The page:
How These 4 Animals Can Regenerate and Why Humans Can't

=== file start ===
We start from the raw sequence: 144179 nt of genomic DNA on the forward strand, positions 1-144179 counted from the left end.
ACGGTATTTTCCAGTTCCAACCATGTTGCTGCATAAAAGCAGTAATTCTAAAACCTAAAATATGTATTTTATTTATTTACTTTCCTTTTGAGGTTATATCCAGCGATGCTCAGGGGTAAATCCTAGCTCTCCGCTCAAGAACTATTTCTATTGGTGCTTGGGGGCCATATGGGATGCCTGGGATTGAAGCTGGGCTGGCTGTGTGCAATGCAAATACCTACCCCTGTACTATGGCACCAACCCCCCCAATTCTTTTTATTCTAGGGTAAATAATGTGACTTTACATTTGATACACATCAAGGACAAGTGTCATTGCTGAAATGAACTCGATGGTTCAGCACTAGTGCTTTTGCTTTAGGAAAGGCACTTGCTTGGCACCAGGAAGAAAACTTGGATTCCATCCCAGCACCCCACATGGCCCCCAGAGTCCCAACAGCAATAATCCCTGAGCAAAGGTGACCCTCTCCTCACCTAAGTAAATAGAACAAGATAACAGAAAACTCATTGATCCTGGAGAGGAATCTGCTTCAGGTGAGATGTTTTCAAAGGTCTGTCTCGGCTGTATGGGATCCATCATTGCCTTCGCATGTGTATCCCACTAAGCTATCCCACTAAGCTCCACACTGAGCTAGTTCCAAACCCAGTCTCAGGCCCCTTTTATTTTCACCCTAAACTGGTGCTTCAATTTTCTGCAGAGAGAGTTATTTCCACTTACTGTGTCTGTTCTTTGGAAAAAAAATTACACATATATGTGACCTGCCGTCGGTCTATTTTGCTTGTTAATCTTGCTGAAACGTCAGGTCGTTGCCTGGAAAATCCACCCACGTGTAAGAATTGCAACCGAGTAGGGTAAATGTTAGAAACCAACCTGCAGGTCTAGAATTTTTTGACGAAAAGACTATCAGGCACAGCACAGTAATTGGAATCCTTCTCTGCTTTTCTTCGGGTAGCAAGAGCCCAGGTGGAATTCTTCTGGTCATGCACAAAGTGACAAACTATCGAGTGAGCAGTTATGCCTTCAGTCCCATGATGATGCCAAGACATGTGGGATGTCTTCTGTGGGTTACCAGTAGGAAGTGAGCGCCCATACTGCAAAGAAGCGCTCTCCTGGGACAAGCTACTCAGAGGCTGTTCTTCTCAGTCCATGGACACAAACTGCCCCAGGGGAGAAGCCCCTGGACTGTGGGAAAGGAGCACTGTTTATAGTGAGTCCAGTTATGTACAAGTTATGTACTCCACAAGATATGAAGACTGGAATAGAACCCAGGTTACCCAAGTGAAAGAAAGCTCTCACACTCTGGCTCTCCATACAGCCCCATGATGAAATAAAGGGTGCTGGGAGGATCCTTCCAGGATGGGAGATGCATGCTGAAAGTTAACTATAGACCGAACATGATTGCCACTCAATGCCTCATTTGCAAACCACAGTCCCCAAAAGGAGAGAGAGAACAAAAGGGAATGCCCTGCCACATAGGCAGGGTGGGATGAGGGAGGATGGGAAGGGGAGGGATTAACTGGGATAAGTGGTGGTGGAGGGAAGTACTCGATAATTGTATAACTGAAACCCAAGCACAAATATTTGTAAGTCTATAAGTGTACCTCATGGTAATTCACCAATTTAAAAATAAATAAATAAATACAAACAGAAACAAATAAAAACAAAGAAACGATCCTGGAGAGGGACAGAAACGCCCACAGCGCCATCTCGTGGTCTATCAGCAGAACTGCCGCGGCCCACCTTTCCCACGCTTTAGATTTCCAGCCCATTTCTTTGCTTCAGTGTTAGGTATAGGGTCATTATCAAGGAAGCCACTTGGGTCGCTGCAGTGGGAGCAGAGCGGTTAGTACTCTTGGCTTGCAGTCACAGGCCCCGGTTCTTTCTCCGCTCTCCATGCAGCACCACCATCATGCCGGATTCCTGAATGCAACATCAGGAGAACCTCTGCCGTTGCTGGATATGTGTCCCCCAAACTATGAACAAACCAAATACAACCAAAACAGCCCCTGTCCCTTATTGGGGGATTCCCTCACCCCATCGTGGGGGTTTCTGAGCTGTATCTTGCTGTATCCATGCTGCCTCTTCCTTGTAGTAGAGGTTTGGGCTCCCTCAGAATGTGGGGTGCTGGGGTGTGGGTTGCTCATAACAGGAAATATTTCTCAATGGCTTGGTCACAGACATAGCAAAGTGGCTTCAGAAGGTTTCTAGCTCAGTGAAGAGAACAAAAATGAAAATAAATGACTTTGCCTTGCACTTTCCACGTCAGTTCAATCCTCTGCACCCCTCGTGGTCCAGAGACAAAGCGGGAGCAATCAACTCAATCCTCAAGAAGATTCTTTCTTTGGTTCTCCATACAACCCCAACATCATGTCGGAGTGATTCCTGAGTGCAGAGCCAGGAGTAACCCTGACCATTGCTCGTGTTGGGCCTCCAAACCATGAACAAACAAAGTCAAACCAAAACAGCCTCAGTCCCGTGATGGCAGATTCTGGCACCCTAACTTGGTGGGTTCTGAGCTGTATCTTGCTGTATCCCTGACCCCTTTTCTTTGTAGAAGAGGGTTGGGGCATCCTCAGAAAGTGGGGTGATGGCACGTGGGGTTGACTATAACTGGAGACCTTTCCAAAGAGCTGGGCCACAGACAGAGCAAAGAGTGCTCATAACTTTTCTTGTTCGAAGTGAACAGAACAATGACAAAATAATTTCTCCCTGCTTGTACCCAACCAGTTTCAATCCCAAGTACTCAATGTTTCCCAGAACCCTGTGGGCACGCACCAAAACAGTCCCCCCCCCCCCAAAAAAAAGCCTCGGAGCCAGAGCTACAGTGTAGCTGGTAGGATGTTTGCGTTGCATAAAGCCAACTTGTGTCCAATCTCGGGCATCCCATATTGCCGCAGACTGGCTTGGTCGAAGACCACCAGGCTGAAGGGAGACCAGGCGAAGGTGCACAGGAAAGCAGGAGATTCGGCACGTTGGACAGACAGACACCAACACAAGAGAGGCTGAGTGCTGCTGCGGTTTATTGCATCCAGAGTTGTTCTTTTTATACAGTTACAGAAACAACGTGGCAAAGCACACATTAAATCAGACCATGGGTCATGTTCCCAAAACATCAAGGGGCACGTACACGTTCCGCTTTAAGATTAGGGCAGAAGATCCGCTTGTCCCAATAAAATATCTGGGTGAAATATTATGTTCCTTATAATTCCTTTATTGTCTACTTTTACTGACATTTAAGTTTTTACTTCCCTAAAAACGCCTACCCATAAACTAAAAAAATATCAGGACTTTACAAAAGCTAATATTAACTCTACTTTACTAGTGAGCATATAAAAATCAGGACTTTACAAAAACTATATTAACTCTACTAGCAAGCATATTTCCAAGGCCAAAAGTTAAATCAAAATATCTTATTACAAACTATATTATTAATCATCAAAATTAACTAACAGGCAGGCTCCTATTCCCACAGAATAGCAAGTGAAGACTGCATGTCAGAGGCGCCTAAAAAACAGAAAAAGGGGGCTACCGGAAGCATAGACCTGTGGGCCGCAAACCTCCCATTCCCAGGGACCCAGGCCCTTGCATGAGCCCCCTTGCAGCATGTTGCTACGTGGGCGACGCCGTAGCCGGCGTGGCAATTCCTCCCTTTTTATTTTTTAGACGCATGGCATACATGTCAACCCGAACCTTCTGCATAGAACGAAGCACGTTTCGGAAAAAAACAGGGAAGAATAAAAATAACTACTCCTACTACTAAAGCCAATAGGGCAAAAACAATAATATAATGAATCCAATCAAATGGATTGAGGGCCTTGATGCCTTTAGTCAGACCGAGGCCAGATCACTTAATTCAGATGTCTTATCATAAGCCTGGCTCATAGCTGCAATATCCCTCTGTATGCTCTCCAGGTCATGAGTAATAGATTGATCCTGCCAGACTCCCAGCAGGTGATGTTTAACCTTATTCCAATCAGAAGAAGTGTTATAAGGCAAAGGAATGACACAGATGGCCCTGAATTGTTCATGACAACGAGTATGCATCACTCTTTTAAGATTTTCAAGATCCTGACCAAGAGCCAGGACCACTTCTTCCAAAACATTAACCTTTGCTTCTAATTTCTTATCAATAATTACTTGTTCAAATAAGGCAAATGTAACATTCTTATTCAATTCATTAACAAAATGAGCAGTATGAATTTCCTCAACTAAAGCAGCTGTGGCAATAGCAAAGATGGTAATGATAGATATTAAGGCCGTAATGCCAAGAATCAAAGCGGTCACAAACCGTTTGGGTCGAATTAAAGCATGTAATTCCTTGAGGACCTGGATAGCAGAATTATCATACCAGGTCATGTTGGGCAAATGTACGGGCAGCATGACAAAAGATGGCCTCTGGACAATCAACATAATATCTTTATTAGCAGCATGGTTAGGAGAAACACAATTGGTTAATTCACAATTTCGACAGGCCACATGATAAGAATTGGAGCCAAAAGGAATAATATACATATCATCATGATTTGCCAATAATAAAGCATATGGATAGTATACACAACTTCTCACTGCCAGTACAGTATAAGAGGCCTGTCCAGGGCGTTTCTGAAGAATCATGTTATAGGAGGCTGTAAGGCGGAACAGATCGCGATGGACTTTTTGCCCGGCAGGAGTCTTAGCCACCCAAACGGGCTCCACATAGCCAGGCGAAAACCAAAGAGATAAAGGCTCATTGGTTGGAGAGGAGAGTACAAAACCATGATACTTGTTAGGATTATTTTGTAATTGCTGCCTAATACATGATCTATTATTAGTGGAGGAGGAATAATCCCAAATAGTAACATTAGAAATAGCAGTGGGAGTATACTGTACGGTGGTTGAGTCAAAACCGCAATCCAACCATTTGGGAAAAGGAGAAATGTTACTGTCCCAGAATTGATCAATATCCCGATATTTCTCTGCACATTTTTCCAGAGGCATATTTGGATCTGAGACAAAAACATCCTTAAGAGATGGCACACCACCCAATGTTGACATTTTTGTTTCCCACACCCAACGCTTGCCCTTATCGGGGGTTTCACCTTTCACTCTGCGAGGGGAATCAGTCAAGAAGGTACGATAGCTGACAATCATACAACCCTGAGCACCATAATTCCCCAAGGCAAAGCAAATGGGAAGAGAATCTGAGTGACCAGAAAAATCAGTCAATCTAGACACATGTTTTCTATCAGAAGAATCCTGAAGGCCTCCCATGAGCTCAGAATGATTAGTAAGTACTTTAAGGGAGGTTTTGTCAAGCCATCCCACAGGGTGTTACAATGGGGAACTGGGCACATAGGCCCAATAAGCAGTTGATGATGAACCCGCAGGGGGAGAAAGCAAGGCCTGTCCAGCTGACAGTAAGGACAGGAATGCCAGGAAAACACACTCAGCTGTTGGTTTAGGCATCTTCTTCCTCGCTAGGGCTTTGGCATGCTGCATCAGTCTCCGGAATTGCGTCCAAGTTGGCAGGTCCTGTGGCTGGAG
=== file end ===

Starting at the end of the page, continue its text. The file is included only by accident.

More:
It's been long known that arthropods, meaning all animals with articulated limbs and bodies with segments, can rebuild legs and arms after a loss, according to Gerhard Scholtz, a comparative zoologist at Humboldt University Berlin. For instance, when crustaceans are attacked they can even break off their injured leg themselves, and sacrifice it to survive. Now, the eight-legged sea spider Pycnogonum litorale — think of a marine creature related to terrestrial arachnids like spiders, scorpions and mites — has shown that anthropods can recover entire parts of their body, too. In a recent study published in Proceedings of the National Academy of Sciences, Scholtz's team ran experiments amputating various body parts of 23 specimens of sea spiders. Much to the scientists' surprise, the majority of the young and adolescent spiders could carry out near-complete regeneration of all of their missing body parts. "To regenerate things along the body axis, this was unknown, and there was kind of like a dogma saying anthropods weren't able to do that," says Scholtz. "But we have shown that it is possible. It was unexpected. It was a big surprise." Exactly how sea spiders are pulling off this feat is still unclear, though. In fact, a growing body of research into the molecular mechanisms behind regeneration seems to suggest that there's no one-size-fits-all come-back. 1.   Planarian and the Stem Cell Method Take the flatworm, for example, also known as Planarian and one of the most impressive examples of regeneration in the animal kingdom. These aquatic worms are invertebrates, and can completely regenerate their entire bodies even after losing up to 90 percent of themselves. If they're beheaded, they can even grow their head back. "Those guys actually use a 'stem cell mediated method' of regenerating," says Catherine McCusker, a professor of molecular mechanisms of regeneration at University of Massachusetts, Boston. "They have a pluripotent population of stem cells that just hangs out in the body at all [times] and is sporadically replacing damaged cells. When a big amputation happens, those cells are essentially called upon to regenerate the missing structure, no matter what it is." Marine animals called sea squirts use this same technique, too. 2.   Axolotl and the Dedifferentiation Method Whilst the Planarian is impressive in its regenerative abilities, the real MVPs of regeneration seem to be the Axolotl — the adorable Mexican water salamander. It is the only vertebrate that can regenerate various of its body parts no matter how old it is. It can replace entire missing limbs, its tail, its testes, its internal organs like the gut and heart, its spinal cord and even its neurons and part of its brain. The Axolotl doesn't tap into its stem cell population though, instead, it uses a technique known as dedifferentiation. Once they're injured, they grow a stub called the blastema from nearby undifferentiated cells. Read More: What the Axolotl's Limb-Regenerating Capabilities Have to Teach Us "What they do is they essentially turn the clock back in these old cells in their body to start to behave like embryonic cells, right, but they aren't stem cells," says McCusker. "They're kind of somewhere in between a stem cell and like an adult cell, so they're not differentiated, but they know what they're going to be." This is called epimorphic regeneration and it's a technique of choice for many other animals who have the ability to regenerate. Terrestrial lizards and salamanders also use this technique. The starfish does too, and in some cases it can grow an entirely new body from just a single arm. 3.   Hydra is Reshuffling, aka Morphallaxis The hydra is a freshwater jellyfish-like organism that likes to stick to rocks and looks somewhat like an anemone — they're real jacks of all trades. In most cases, they undergo a process that's known as morphallaxis. "Essentially, what that does is that they take whatever's remaining in the tissue, and they just shuffle the cells around, reorganize them, so that makes a perfectly formed mini-version with all of the appropriate structures," says McCusker. But, they can also do a combo. "Depending on how they're injured can flip the mode of how they regenerate," says McCusker. If they're injured more intensely, they'll also tap into the same process that the Axolotl does, with a new pool of cells growing to replace the missing structure through cell proliferation and dedifferentiation. 4.   Zebrafish Like Combos, Too Zebrafish can regenerate, even in their adult age, everything from fins to spinal cord, retina, heart, kidneys and the most highly-developed front part of the brain, the telencephalon — but they like combos too, because the mechanisms that allow for regeneration seem to be organ-specific. Fin regeneration looks similar to the Axolotl or the starfish. But regeneration of the telencephalon calls on stem cells to save the day, just like the flatworm. Why Do Humans Suck at Regenerating? Why is it that these animals can regenerate? And animals, like us and other mammals, are lousy at regenerating? That's still a puzzling question today, according to Andrey Elchaninov, the head of the Laboratory of Regenerative Medicine at the Vladimir Kulakov National Medical Research Center. To this day, thereare various clashing hypothesis, and the scientific jury is still out. Elchaninov's favorite theory is one tied to the evolution of our immune system. "If immunity is very high, like in mammals or birds, these species cannot regenerate legs, fingers and so on. Why is that?" Elchaninov says. Maybe it's because the immune system wants to prevent tumors, and the molecular mechanisms for regeneration are similar to that of tumor formation — for example, using stem cells. "So, evolution chose 'Okay, these species will be less likely to have tumors, but they will not regenerate,'" says Elchaninov. This theory is supported by research on the African spiny mouse, a type of mouse that can regenerate their skin and fur after an injury. Studies show they don't seem to have any macrophages, a type of immune cell, on the skin they regenerate. "There are no macrophages in the trauma skin. That's why I think is there is some connection between immunity and regeneration," Elchaninov says. Progress in research on exactly how and why some animals can regenerate and others cannot, will shine a light on whether humans could ever tap into some of these abilities. This is of specific interest for doctors, scientists and professionals working in the field of regenerative medicine. "For example, humans cannot regenerate fingers or legs, but in prenatal development we have all genes that contributed to leg-growth or finger-growth, and these are actually the same genes found in starfish and Hydra," says Elchaninov. "Maybe there will be a way to 'wake up' these genes also in postnatal development, and regenerate limbs." "But this would be in the future," Elchaninov says. "Far, far in the future, in my opinion."